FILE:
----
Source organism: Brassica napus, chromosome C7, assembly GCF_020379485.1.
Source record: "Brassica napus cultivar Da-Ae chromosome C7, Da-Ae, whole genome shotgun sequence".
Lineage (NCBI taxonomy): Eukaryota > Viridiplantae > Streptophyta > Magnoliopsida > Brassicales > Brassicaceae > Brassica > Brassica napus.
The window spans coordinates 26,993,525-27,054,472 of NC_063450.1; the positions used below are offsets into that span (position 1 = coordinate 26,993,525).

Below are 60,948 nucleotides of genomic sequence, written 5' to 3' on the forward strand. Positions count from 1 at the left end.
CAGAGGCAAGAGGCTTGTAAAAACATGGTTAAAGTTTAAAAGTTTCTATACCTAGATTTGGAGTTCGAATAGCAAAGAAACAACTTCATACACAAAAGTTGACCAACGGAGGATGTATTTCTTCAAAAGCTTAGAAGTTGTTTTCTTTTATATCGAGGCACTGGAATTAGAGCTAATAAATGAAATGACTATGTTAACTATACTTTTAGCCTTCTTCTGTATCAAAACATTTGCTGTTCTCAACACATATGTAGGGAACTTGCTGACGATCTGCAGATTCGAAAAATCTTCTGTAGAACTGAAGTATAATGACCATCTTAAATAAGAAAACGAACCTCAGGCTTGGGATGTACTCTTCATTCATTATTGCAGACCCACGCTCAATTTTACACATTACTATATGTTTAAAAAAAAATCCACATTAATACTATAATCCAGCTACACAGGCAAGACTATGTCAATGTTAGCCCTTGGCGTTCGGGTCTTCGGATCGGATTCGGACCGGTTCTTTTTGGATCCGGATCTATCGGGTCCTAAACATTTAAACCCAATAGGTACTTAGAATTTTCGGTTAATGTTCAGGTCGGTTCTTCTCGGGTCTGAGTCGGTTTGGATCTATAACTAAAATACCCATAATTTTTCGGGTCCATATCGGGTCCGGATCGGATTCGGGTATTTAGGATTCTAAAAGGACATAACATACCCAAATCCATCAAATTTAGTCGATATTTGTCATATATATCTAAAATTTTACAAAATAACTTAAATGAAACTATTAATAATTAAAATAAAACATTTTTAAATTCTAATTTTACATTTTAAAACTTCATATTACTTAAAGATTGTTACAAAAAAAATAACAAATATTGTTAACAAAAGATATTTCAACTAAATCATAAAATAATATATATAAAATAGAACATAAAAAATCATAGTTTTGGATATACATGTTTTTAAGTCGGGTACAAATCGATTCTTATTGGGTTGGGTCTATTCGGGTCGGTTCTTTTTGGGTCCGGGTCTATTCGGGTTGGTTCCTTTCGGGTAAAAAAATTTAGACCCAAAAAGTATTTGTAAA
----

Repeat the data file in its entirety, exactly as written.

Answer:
Source organism: Brassica napus, chromosome C7, assembly GCF_020379485.1.
Source record: "Brassica napus cultivar Da-Ae chromosome C7, Da-Ae, whole genome shotgun sequence".
Lineage (NCBI taxonomy): Eukaryota > Viridiplantae > Streptophyta > Magnoliopsida > Brassicales > Brassicaceae > Brassica > Brassica napus.
The window spans coordinates 26,993,525-27,054,472 of NC_063450.1; the positions used below are offsets into that span (position 1 = coordinate 26,993,525).

Below are 60,948 nucleotides of genomic sequence, written 5' to 3' on the forward strand. Positions count from 1 at the left end.
CAGAGGCAAGAGGCTTGTAAAAACATGGTTAAAGTTTAAAAGTTTCTATACCTAGATTTGGAGTTCGAATAGCAAAGAAACAACTTCATACACAAAAGTTGACCAACGGAGGATGTATTTCTTCAAAAGCTTAGAAGTTGTTTTCTTTTATATCGAGGCACTGGAATTAGAGCTAATAAATGAAATGACTATGTTAACTATACTTTTAGCCTTCTTCTGTATCAAAACATTTGCTGTTCTCAACACATATGTAGGGAACTTGCTGACGATCTGCAGATTCGAAAAATCTTCTGTAGAACTGAAGTATAATGACCATCTTAAATAAGAAAACGAACCTCAGGCTTGGGATGTACTCTTCATTCATTATTGCAGACCCACGCTCAATTTTACACATTACTATATGTTTAAAAAAAAATCCACATTAATACTATAATCCAGCTACACAGGCAAGACTATGTCAATGTTAGCCCTTGGCGTTCGGGTCTTCGGATCGGATTCGGACCGGTTCTTTTTGGATCCGGATCTATCGGGTCCTAAACATTTAAACCCAATAGGTACTTAGAATTTTCGGTTAATGTTCAGGTCGGTTCTTCTCGGGTCTGAGTCGGTTTGGATCTATAACTAAAATACCCATAATTTTTCGGGTCCATATCGGGTCCGGATCGGATTCGGGTATTTAGGATTCTAAAAGGACATAACATACCCAAATCCATCAAATTTAGTCGATATTTGTCATATATATCTAAAATTTTACAAAATAACTTAAATGAAACTATTAATAATTAAAATAAAACATTTTTAAATTCTAATTTTACATTTTAAAACTTCATATTACTTAAAGATTGTTACAAAAAAAATAACAAATATTGTTAACAAAAGATATTTCAACTAAATCATAAAATAATATATATAAAATAGAACATAAAAAATCATAGTTTTGGATATACATGTTTTTAAGTCGGGTACAAATCGATTCTTATTGGGTTGGGTCTATTCGGGTCGGTTCTTTTTGGGTCCGGGTCTATTCGGGTTGGTTCCTTTCGGGTAAAAAAATTTAGACCCAAAAAGTATTTGTAAA